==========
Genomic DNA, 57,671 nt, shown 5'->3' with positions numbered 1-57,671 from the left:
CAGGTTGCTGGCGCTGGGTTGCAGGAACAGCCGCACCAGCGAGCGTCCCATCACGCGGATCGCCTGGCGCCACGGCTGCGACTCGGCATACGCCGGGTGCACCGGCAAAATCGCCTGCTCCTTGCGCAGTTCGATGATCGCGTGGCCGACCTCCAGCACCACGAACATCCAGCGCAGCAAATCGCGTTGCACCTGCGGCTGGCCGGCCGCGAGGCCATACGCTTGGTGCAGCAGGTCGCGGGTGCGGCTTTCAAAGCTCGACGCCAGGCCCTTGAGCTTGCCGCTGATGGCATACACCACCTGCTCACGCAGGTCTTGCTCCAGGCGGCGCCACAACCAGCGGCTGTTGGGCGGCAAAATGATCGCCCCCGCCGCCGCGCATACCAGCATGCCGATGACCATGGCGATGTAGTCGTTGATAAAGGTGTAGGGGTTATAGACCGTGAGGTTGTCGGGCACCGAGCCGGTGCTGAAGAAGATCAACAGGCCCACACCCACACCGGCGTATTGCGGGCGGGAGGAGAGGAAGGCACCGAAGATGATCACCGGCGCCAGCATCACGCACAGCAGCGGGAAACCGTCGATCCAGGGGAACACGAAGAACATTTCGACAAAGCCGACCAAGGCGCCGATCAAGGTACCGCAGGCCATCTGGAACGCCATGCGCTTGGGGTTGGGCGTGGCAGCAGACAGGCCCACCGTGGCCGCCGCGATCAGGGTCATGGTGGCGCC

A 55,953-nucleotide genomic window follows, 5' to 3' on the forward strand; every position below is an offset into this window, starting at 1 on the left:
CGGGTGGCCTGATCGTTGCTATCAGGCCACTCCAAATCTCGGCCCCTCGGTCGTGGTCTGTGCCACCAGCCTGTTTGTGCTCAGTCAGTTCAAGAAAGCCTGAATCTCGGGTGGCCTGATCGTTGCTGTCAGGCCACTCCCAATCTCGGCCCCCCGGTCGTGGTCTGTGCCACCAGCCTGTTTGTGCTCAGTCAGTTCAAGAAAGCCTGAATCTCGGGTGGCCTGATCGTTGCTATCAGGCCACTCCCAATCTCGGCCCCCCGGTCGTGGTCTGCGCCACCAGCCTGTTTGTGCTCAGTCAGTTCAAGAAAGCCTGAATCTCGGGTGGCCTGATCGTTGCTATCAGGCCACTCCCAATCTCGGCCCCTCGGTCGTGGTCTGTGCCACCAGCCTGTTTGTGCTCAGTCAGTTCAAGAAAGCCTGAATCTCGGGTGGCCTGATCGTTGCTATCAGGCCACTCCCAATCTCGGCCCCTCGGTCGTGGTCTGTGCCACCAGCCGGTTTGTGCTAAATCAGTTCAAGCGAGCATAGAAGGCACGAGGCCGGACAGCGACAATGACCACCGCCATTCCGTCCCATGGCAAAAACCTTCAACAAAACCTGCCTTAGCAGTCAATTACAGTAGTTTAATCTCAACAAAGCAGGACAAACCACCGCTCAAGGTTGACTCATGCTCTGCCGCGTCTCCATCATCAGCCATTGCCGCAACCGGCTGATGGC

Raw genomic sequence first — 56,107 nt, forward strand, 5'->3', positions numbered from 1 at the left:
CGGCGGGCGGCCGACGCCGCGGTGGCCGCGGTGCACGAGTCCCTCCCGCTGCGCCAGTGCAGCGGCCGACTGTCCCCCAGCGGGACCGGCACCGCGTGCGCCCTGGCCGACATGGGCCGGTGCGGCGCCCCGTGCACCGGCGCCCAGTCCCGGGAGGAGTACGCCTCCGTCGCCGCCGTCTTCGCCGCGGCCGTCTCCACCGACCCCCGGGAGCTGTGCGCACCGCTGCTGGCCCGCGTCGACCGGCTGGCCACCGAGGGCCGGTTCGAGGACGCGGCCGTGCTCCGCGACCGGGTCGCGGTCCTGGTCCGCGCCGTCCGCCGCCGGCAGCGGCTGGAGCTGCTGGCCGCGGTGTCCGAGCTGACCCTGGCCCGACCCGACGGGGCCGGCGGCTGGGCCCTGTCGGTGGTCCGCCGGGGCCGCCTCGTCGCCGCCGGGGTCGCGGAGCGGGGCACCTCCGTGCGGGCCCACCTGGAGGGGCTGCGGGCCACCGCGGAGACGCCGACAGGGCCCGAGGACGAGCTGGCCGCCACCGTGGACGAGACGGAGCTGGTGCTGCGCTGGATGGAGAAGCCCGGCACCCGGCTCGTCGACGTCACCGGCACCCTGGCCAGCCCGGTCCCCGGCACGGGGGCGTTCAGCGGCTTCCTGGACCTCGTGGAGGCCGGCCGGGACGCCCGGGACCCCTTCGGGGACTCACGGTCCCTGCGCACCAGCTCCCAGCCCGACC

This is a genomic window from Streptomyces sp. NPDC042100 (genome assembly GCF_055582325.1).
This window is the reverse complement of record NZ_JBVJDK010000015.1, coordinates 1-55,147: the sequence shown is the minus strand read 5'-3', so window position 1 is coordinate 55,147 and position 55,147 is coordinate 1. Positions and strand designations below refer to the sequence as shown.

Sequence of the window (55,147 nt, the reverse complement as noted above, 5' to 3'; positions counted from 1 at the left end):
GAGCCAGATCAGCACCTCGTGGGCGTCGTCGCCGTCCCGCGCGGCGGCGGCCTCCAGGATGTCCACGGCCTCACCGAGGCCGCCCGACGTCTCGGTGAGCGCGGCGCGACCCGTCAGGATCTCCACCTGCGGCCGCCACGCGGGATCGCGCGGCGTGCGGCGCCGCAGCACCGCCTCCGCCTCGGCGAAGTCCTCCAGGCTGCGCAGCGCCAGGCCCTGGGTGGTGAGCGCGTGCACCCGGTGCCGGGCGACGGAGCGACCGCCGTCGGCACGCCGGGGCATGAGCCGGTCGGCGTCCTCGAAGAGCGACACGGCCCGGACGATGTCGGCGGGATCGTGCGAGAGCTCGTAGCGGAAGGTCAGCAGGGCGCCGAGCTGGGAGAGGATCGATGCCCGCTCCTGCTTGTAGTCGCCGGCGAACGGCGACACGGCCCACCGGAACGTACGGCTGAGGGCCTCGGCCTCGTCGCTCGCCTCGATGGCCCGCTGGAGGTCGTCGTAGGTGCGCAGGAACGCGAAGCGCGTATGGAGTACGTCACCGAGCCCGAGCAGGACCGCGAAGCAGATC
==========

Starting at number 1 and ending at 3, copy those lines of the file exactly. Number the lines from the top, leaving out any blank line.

Genomic DNA, 57,671 nt, shown 5'->3' with positions numbered 1-57,671 from the left:
CAGGTTGCTGGCGCTGGGTTGCAGGAACAGCCGCACCAGCGAGCGTCCCATCACGCGGATCGCCTGGCGCCACGGCTGCGACTCGGCATACGCCGGGTGCACCGGCAAAATCGCCTGCTCCTTGCGCAGTTCGATGATCGCGTGGCCGACCTCCAGCACCACGAACATCCAGCGCAGCAAATCGCGTTGCACCTGCGGCTGGCCGGCCGCGAGGCCATACGCTTGGTGCAGCAGGTCGCGGGTGCGGCTTTCAAAGCTCGACGCCAGGCCCTTGAGCTTGCCGCTGATGGCATACACCACCTGCTCACGCAGGTCTTGCTCCAGGCGGCGCCACAACCAGCGGCTGTTGGGCGGCAAAATGATCGCCCCCGCCGCCGCGCATACCAGCATGCCGATGACCATGGCGATGTAGTCGTTGATAAAGGTGTAGGGGTTATAGACCGTGAGGTTGTCGGGCACCGAGCCGGTGCTGAAGAAGATCAACAGGCCCACACCCACACCGGCGTATTGCGGGCGGGAGGAGAGGAAGGCACCGAAGATGATCACCGGCGCCAGCATCACGCACAGCAGCGGGAAACCGTCGATCCAGGGGAACACGAAGAACATTTCGACAAAGCCGACCAAGGCGCCGATCAAGGTACCGCAGGCCATCTGGAACGCCATGCGCTTGGGGTTGGGCGTGGCAGCAGACAGGCCCACCGTGGCCGCCGCGATCAGGGTCATGGTGGCGCC

A 55,953-nucleotide genomic window follows, 5' to 3' on the forward strand; every position below is an offset into this window, starting at 1 on the left: